Trends In Scholarly Communication
Guest Blog by Sean Dorris
This is a guest blog. The information has NOT been verified by J.M. Northup. Readers are encouraged to do their own research.
With the development of internet and digital communications, the ecosystem of scholarly communications has undergone a massive change. In this article, we describe the emerging trends in scholarly communication:
1. Upstream movement of publishers
Most publishers would evolve from print medium to digital medium; therefore, the traditional mode of publication (print medium) would see a decline in sales volume, whereas the digital mode of publication (online medium) would see a phenomenal increase in sales volume. Publishers would now become “content owners.”
2. Frictionless access to scholarly communications
Most common causes of friction were the long waiting periods of publication. Digital publishing is easy with sophisticated online technologies. Causes of friction would be resolved soon through important alliances going through. For example, the emergence of hybrid publishing model and megajournals.
3. Scientific research collaborations would be better with disruptive models of publishing
Both Sci-Hub and ResearchGate claim to be independent publishers, which have helped collaborations between researchers all over the world at minimal cost. They have managed to provide free access to many research papers, which were hidden behind hefty pay-wall of SCI (science citation index) journals. These companies have disrupted the exploitative model of publishing.
4. The emphasis of research communications would now be on authors
The ecosystem of research communications would be now dependent completely on authors. Consider the significantly growing trend of preprints, which has become immensely popular among researchers. Preprints of research works are now being “owned” by authors.
5. Author-centered mode of research communications
The false-positive results are never presented in any of the research papers, which is important information for use in future works. The center of engagement has now shifted from journals to scientific researchers, that is, authors. To accommodate this significant change in scientific communications, journals would have to adopt content driven models of publishing.
6. Articles would no longer be considered as mere “research objects”
The current format of manuscript articles would no longer in the near future. The final published work would be an important component of a research field. Although the article and journal would still be relevant in the near future, the format of manuscript would be dramatically different.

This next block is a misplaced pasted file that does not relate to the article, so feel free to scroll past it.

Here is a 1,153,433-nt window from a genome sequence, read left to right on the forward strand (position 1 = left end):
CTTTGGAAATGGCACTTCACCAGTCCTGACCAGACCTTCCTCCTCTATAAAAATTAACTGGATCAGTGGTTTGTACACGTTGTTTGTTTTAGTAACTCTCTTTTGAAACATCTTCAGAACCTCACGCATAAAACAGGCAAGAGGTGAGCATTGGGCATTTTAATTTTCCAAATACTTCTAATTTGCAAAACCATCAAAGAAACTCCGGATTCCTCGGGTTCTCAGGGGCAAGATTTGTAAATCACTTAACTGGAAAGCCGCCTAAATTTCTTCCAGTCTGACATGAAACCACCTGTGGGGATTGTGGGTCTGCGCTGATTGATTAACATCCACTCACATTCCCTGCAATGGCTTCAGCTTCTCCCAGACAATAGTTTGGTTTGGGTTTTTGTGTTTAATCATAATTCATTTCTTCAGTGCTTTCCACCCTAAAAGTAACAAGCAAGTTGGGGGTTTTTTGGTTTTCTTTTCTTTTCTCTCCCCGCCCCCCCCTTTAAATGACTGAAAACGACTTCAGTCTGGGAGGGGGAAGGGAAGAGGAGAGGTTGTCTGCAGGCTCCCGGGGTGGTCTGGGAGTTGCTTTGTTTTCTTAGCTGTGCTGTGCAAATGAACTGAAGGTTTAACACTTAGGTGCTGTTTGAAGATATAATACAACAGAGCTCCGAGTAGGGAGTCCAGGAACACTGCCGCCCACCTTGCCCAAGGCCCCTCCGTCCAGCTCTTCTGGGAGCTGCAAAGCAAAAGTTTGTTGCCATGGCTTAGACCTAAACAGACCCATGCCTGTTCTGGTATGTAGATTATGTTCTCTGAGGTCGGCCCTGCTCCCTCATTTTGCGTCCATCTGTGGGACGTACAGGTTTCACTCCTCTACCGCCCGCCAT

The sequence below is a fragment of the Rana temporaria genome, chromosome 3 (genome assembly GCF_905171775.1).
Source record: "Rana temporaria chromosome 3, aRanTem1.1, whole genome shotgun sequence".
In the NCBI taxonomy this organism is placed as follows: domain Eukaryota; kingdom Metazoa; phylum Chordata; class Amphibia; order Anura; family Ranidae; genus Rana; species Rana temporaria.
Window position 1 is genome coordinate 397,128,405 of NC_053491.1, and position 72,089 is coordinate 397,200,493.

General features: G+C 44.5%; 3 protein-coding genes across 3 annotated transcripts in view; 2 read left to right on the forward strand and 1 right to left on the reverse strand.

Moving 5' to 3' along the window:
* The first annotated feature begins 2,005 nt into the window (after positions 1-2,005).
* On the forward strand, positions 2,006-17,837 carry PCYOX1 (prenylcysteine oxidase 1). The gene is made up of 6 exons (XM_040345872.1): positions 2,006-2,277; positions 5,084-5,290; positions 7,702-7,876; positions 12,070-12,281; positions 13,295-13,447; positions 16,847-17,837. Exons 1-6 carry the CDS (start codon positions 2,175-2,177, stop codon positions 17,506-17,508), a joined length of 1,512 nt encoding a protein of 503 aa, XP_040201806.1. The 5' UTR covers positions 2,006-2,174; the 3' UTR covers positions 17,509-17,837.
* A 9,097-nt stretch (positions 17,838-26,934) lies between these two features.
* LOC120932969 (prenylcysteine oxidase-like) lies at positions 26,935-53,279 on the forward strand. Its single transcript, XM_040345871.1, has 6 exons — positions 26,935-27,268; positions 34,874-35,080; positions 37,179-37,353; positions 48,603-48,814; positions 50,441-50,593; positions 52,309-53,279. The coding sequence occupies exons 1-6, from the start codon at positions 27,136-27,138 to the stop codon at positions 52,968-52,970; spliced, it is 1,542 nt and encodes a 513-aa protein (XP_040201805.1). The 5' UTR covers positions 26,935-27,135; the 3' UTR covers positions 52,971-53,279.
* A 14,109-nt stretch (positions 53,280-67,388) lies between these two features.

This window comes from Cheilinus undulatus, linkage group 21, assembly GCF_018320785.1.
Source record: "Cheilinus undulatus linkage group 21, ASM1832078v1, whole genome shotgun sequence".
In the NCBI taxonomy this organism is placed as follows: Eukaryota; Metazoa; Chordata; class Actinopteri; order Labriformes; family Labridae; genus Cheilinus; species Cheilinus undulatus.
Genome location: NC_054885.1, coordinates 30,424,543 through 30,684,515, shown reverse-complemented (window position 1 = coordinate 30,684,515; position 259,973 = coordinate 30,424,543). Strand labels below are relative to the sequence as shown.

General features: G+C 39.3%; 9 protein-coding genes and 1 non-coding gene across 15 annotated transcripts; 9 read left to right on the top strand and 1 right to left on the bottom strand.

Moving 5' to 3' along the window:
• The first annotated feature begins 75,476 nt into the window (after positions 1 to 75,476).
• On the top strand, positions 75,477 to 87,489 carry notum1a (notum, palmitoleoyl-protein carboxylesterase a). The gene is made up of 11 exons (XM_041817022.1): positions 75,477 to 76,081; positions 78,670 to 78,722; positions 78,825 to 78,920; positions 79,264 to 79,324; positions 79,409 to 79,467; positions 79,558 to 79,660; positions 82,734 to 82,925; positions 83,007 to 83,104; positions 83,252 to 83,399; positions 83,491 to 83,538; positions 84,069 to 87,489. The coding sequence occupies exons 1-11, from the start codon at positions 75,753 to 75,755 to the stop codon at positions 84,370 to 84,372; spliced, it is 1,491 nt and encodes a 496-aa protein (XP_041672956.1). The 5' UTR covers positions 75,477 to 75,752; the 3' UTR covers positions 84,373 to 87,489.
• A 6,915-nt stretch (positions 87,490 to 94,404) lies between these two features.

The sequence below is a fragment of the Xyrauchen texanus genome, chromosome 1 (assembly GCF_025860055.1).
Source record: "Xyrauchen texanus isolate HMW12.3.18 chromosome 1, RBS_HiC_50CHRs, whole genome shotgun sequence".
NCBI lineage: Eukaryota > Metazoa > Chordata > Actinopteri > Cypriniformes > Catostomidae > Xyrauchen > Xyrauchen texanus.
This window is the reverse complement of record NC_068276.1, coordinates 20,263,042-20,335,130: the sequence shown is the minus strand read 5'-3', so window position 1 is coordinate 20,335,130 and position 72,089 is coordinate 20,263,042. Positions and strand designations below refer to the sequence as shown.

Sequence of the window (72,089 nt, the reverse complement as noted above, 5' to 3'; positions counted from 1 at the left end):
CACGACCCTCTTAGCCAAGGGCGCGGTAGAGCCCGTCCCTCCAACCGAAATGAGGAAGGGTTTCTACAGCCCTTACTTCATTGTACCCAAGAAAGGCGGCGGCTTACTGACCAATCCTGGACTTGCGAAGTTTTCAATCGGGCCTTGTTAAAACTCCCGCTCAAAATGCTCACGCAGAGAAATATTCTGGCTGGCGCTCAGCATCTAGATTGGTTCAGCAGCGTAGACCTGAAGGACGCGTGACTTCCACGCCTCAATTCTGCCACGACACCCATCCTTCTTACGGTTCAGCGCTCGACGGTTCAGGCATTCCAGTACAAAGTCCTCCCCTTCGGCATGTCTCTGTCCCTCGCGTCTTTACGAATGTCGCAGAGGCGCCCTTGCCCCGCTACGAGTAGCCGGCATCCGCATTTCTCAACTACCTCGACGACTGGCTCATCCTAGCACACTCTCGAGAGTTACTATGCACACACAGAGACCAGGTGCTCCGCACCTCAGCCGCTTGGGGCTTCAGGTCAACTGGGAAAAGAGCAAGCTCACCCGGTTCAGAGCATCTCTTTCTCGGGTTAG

7. A dramatic increase in preprints of life sciences
In life-sciences, the demand for preprints has been increasing exponentially. In the first quarter of 2018, a preprint service known as medRxiv was launched specifically for medical papers. Thus, a new ecosystem of preprints would be developed for life sciences.
8. The popularity of open peer review would increase exponentially
The popularity of open peer review would increase tremendously, that is, the names of peer reviewers would not be masked under the term “anonymous.” Thus, the transparency of the system would be improved.
9. Emergence of new standards of publication
New standards of publications would be developed in the near future. Authors, publishers, and librarians would be able to collaborate and communicate in a much better way. For example, authors and publishers are impacted by data citation tools. Editors, reviewers, and production are impacted by “open reviews” of manuscripts.
10. Smaller publishers increase collaboration
Manuscript Common Approach (MECA) is a collaborative initiative created by publishers of small societies; this platform adds value to academic work. Through this platform, permission is sought from authors before transferring and exchanging content from their respective manuscript.
11. Scholarly content to be accessed by mobile search
According to Google’s latest data trends, scholarly content is now being increasing searched through mobile devices; this disparity between mobile and static device search is striking (50% vs 10%) for scholarly content. In scholarly communication, the “new data” is being accessed from Google scholar by mobile devices.
12. Applications of Artificial Intelligence (AI)
Currently, the demand for Artificial Intelligence (AI) applications is increasing steadily; this holds true even for the scholarly market. The needs of readers, authors, and editors would be met by AI applications. With these AI applications, articles would be read by machines; moreover, some elements could even be re-written by machines.